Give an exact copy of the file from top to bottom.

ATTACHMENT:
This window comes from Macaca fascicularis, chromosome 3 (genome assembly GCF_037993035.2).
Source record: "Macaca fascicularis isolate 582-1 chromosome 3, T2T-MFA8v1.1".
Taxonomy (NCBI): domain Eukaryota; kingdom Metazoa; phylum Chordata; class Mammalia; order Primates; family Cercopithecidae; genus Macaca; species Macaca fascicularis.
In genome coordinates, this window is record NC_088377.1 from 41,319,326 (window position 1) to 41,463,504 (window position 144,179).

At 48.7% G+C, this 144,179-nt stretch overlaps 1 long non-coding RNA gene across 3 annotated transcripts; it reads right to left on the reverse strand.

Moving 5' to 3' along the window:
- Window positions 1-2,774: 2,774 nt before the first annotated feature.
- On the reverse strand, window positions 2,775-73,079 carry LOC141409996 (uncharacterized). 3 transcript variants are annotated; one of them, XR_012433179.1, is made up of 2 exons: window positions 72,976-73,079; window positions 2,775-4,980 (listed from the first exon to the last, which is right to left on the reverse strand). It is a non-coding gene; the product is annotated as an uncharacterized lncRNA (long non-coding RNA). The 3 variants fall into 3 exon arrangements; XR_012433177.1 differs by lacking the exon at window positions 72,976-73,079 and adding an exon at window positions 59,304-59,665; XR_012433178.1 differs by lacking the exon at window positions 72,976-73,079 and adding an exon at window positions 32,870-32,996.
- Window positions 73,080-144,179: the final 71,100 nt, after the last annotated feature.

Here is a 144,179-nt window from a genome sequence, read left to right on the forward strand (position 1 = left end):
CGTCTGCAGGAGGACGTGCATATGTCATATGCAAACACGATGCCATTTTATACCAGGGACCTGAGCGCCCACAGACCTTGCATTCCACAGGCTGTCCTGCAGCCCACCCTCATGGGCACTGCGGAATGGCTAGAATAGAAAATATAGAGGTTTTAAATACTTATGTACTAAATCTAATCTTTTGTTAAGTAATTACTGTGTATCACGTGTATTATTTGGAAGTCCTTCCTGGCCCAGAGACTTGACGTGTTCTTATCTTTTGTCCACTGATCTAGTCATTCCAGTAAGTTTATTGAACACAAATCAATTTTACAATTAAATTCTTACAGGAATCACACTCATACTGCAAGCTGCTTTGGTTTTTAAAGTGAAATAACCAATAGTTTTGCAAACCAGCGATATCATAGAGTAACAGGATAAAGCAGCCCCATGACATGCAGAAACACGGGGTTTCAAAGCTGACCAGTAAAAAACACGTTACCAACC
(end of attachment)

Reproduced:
This window comes from Macaca fascicularis, chromosome 3 (genome assembly GCF_037993035.2).
Source record: "Macaca fascicularis isolate 582-1 chromosome 3, T2T-MFA8v1.1".
Taxonomy (NCBI): domain Eukaryota; kingdom Metazoa; phylum Chordata; class Mammalia; order Primates; family Cercopithecidae; genus Macaca; species Macaca fascicularis.
In genome coordinates, this window is record NC_088377.1 from 41,319,326 (window position 1) to 41,463,504 (window position 144,179).

At 48.7% G+C, this 144,179-nt stretch overlaps 1 long non-coding RNA gene across 3 annotated transcripts; it reads right to left on the reverse strand.

Moving 5' to 3' along the window:
- Window positions 1-2,774: 2,774 nt before the first annotated feature.
- On the reverse strand, window positions 2,775-73,079 carry LOC141409996 (uncharacterized). 3 transcript variants are annotated; one of them, XR_012433179.1, is made up of 2 exons: window positions 72,976-73,079; window positions 2,775-4,980 (listed from the first exon to the last, which is right to left on the reverse strand). It is a non-coding gene; the product is annotated as an uncharacterized lncRNA (long non-coding RNA). The 3 variants fall into 3 exon arrangements; XR_012433177.1 differs by lacking the exon at window positions 72,976-73,079 and adding an exon at window positions 59,304-59,665; XR_012433178.1 differs by lacking the exon at window positions 72,976-73,079 and adding an exon at window positions 32,870-32,996.
- Window positions 73,080-144,179: the final 71,100 nt, after the last annotated feature.

Here is a 144,179-nt window from a genome sequence, read left to right on the forward strand (position 1 = left end):
CGTCTGCAGGAGGACGTGCATATGTCATATGCAAACACGATGCCATTTTATACCAGGGACCTGAGCGCCCACAGACCTTGCATTCCACAGGCTGTCCTGCAGCCCACCCTCATGGGCACTGCGGAATGGCTAGAATAGAAAATATAGAGGTTTTAAATACTTATGTACTAAATCTAATCTTTTGTTAAGTAATTACTGTGTATCACGTGTATTATTTGGAAGTCCTTCCTGGCCCAGAGACTTGACGTGTTCTTATCTTTTGTCCACTGATCTAGTCATTCCAGTAAGTTTATTGAACACAAATCAATTTTACAATTAAATTCTTACAGGAATCACACTCATACTGCAAGCTGCTTTGGTTTTTAAAGTGAAATAACCAATAGTTTTGCAAACCAGCGATATCATAGAGTAACAGGATAAAGCAGCCCCATGACATGCAGAAACACGGGGTTTCAAAGCTGACCAGTAAAAAACACGTTACCAACC